When Aetna Hose, Hook and Ladder Company fire engines arrived outside of the historic Green Mansion on Main Street for a search-and-rescue operation last week, it was members of city council donning the gear.
“Coming from a military background, you think you understand what the firefighter goes through. I can tell you I have a much greater respect for what the firefighters do,” Mayor Jerry Clifton said. “You put on 80 pounds of equipment, enter a building with a hose, and it’s not as easy as it looks.”
The search-and-rescue simulation was part of a larger demonstration that allowed Clifton along with council members Jen Wallace, Stu Markham, James Horning Jr. and Jason Lawhorn to learn first-hand what it takes when the volunteers respond to a call.
The evening started with an overview of the department and its operations. After the presentation, the attendees used hydraulic rescue tools to simulate a vehicle extraction.
Aetna ramped up the demonstration by having the officials wear full gear and a self-contained breathing apparatus to breach the Green Mansion with a charged hose line, simulating a search for trapped victims.
“We are lucky to have so many dedicated volunteers who are willing to keep us safe. It certainly is a difficult job and I think we can all recognize that, but once you actually have the hands-on opportunity to try on the equipment and get to use some of the equipment, it does bring it on home just how much of a commitment that these volunteers have to our community,” Wallace said.
While Wallace noted that it was fun, she said that it further articulated the seriousness of what the volunteer firefighters do.
“It is a physically demanding job and I think that the experience helps me learn just how much of an emotionally charged job it is, as well,” she said. “We were able to realize a fuller picture of what it takes to volunteer yourself in this capacity. As elected officials, we’re volunteers as well. It’s a lot easier to be up on the dais answering questions than to rush into a burning building.”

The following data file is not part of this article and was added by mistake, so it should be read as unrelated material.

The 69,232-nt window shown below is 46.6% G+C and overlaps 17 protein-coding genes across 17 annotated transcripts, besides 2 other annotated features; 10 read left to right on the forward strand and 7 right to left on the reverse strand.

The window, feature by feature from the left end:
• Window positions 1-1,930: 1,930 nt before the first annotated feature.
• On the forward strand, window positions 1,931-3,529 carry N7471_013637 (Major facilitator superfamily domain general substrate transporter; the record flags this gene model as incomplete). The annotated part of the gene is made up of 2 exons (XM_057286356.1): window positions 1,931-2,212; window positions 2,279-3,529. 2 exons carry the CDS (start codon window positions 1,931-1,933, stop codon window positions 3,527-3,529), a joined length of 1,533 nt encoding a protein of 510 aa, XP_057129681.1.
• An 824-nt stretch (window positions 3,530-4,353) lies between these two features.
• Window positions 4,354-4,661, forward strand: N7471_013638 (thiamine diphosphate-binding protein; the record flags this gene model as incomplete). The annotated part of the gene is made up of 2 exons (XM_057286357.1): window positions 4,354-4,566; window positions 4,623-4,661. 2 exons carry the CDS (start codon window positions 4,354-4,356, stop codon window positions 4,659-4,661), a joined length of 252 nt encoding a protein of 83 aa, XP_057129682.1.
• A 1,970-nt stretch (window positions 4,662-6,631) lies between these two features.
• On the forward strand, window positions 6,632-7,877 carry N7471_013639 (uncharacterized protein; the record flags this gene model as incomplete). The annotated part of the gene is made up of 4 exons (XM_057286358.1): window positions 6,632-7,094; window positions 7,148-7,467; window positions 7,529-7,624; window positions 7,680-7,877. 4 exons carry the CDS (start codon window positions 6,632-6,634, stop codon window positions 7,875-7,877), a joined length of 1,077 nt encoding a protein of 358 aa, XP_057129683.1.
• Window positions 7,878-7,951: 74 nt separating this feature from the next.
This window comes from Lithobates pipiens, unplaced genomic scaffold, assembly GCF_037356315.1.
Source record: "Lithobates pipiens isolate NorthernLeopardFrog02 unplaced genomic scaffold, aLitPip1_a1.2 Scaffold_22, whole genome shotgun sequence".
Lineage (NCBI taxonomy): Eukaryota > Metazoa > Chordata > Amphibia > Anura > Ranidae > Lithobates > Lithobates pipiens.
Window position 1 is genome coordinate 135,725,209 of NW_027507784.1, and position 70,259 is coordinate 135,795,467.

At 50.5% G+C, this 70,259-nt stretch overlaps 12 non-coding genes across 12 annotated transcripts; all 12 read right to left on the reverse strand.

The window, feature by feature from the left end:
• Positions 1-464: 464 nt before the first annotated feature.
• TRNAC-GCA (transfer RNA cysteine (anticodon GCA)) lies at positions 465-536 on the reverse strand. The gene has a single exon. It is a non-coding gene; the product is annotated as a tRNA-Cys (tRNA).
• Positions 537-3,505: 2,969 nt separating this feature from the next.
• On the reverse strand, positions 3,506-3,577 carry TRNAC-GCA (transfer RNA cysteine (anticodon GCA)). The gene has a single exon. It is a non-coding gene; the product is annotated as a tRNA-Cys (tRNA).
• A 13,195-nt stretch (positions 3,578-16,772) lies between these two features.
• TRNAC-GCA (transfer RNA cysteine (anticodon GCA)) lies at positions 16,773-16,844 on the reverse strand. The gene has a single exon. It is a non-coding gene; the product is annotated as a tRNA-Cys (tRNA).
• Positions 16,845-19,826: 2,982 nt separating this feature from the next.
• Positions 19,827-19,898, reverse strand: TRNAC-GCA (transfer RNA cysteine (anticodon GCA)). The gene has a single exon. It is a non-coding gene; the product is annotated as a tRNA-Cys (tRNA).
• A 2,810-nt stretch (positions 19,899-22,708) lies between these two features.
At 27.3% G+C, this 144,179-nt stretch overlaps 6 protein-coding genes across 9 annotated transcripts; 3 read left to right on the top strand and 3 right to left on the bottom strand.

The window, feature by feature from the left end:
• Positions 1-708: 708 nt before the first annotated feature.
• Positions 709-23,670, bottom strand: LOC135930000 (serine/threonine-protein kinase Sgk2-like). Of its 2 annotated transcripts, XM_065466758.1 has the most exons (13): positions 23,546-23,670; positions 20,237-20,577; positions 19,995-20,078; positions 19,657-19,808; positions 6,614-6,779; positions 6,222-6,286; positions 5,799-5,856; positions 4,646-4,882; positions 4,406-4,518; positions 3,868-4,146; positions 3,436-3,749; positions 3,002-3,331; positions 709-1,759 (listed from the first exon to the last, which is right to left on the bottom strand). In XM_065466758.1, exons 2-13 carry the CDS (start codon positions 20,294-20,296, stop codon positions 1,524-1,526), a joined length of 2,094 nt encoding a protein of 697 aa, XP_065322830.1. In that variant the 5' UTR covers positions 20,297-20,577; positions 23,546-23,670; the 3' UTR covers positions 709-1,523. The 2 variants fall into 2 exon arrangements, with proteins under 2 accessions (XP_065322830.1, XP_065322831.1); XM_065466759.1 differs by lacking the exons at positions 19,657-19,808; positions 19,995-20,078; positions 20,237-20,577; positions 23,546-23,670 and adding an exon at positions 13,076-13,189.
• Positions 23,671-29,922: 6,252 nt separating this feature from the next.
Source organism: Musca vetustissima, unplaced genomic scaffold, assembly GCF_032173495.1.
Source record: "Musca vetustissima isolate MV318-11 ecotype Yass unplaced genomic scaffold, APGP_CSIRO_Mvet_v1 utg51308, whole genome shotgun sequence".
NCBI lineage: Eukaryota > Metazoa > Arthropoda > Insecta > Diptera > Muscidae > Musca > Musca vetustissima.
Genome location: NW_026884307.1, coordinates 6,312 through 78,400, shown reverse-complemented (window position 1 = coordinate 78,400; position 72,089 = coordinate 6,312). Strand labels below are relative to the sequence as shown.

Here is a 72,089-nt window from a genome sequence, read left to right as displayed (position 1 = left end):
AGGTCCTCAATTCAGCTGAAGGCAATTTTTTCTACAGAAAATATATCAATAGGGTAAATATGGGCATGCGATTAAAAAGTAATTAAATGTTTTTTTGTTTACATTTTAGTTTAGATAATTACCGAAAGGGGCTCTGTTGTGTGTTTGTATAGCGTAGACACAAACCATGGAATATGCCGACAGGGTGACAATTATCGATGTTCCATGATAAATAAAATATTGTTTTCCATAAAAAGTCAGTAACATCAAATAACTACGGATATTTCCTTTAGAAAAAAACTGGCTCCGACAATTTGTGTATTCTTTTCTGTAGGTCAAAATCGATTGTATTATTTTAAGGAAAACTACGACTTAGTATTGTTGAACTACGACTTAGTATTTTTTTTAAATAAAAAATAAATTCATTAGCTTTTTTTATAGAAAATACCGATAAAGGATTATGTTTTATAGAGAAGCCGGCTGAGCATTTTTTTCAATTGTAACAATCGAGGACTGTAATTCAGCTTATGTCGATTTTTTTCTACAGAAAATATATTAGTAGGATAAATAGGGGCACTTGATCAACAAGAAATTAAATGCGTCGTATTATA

Clifton noted that, during the class portion, Aetna representatives went over the number of calls and responses, and shared body camera footage that gave a visual of what firefighters actually experience.
A full-time, paid fire department would cost the city $10 million or more, Clifton said. Aetna, he noted, does its work for about $4.5 million.
“That, to me, is just amazing that they can keep the doors open for less than half of what it would take to have a full-time fire department,” he said.
For Wallace, who said she already had a high regard for firefighters – she recalled Sunday dinners as a child, none of which passed without her uncle taking off at the sound of a fire whistle – it also helped her recognize the behind-the-scenes work that is necessary for the department to continue functioning.
“On one hand, it’s critical for us as elected officials to really understand the function of our volunteer fire service. They’re one of our first-line defenses for disasters in our city,” she said. “But I think it’s larger than that. It’s about being a community and interacting with other organizations that are outside of the official government. Nonprofits that make up our community and civic associations – we’re all in this together. The more that our elected officials can get out there and have those experiences, the better able we are to represent the community.”
Clifton agreed with that sentiment, noting that he wished the community at large could experience what council experienced.
“It really just gives you a new perspective and certainly a much greater appreciation for what our local heroes do on a daily basis,” he said, adding, “I slept well that night. It was really draining, but it was an experience I wouldn’t change for anything.”